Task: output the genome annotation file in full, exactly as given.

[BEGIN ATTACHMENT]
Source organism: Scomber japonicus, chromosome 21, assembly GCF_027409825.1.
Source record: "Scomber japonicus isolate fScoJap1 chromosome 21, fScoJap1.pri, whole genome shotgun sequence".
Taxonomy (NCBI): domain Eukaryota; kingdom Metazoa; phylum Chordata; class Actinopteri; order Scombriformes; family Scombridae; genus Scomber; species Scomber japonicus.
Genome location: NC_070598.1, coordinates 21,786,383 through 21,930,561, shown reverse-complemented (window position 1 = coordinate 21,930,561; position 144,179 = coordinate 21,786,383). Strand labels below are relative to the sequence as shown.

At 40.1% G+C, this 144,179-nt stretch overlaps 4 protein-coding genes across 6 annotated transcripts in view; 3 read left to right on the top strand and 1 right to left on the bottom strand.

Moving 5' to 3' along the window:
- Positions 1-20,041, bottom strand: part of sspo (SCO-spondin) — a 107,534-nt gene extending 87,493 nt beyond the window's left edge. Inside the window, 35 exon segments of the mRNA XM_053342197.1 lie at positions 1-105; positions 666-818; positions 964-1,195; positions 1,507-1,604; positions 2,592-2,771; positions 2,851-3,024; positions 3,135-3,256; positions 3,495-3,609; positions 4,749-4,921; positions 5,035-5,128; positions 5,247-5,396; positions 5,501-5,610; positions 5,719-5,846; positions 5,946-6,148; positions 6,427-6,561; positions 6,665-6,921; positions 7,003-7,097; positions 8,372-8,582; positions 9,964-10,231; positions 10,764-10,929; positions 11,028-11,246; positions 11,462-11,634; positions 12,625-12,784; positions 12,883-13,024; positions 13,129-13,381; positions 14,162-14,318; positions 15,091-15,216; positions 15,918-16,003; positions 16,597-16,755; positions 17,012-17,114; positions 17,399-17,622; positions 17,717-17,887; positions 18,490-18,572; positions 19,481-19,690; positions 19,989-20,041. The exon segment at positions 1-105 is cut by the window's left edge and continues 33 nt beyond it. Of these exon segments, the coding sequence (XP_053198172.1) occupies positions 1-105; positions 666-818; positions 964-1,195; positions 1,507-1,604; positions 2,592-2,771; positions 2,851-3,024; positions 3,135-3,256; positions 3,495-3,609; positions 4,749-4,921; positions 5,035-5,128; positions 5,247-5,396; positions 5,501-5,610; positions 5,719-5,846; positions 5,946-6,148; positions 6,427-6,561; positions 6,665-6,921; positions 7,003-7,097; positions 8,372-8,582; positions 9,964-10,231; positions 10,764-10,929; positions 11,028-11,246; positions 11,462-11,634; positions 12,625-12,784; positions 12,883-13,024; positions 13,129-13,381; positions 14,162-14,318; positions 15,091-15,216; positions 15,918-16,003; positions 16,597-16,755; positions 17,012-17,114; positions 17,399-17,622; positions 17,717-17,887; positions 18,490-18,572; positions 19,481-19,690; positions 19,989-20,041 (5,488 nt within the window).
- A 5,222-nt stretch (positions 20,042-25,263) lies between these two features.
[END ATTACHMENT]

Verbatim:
Source organism: Scomber japonicus, chromosome 21, assembly GCF_027409825.1.
Source record: "Scomber japonicus isolate fScoJap1 chromosome 21, fScoJap1.pri, whole genome shotgun sequence".
Taxonomy (NCBI): domain Eukaryota; kingdom Metazoa; phylum Chordata; class Actinopteri; order Scombriformes; family Scombridae; genus Scomber; species Scomber japonicus.
Genome location: NC_070598.1, coordinates 21,786,383 through 21,930,561, shown reverse-complemented (window position 1 = coordinate 21,930,561; position 144,179 = coordinate 21,786,383). Strand labels below are relative to the sequence as shown.

At 40.1% G+C, this 144,179-nt stretch overlaps 4 protein-coding genes across 6 annotated transcripts in view; 3 read left to right on the top strand and 1 right to left on the bottom strand.

Moving 5' to 3' along the window:
- Positions 1-20,041, bottom strand: part of sspo (SCO-spondin) — a 107,534-nt gene extending 87,493 nt beyond the window's left edge. Inside the window, 35 exon segments of the mRNA XM_053342197.1 lie at positions 1-105; positions 666-818; positions 964-1,195; positions 1,507-1,604; positions 2,592-2,771; positions 2,851-3,024; positions 3,135-3,256; positions 3,495-3,609; positions 4,749-4,921; positions 5,035-5,128; positions 5,247-5,396; positions 5,501-5,610; positions 5,719-5,846; positions 5,946-6,148; positions 6,427-6,561; positions 6,665-6,921; positions 7,003-7,097; positions 8,372-8,582; positions 9,964-10,231; positions 10,764-10,929; positions 11,028-11,246; positions 11,462-11,634; positions 12,625-12,784; positions 12,883-13,024; positions 13,129-13,381; positions 14,162-14,318; positions 15,091-15,216; positions 15,918-16,003; positions 16,597-16,755; positions 17,012-17,114; positions 17,399-17,622; positions 17,717-17,887; positions 18,490-18,572; positions 19,481-19,690; positions 19,989-20,041. The exon segment at positions 1-105 is cut by the window's left edge and continues 33 nt beyond it. Of these exon segments, the coding sequence (XP_053198172.1) occupies positions 1-105; positions 666-818; positions 964-1,195; positions 1,507-1,604; positions 2,592-2,771; positions 2,851-3,024; positions 3,135-3,256; positions 3,495-3,609; positions 4,749-4,921; positions 5,035-5,128; positions 5,247-5,396; positions 5,501-5,610; positions 5,719-5,846; positions 5,946-6,148; positions 6,427-6,561; positions 6,665-6,921; positions 7,003-7,097; positions 8,372-8,582; positions 9,964-10,231; positions 10,764-10,929; positions 11,028-11,246; positions 11,462-11,634; positions 12,625-12,784; positions 12,883-13,024; positions 13,129-13,381; positions 14,162-14,318; positions 15,091-15,216; positions 15,918-16,003; positions 16,597-16,755; positions 17,012-17,114; positions 17,399-17,622; positions 17,717-17,887; positions 18,490-18,572; positions 19,481-19,690; positions 19,989-20,041 (5,488 nt within the window).
- A 5,222-nt stretch (positions 20,042-25,263) lies between these two features.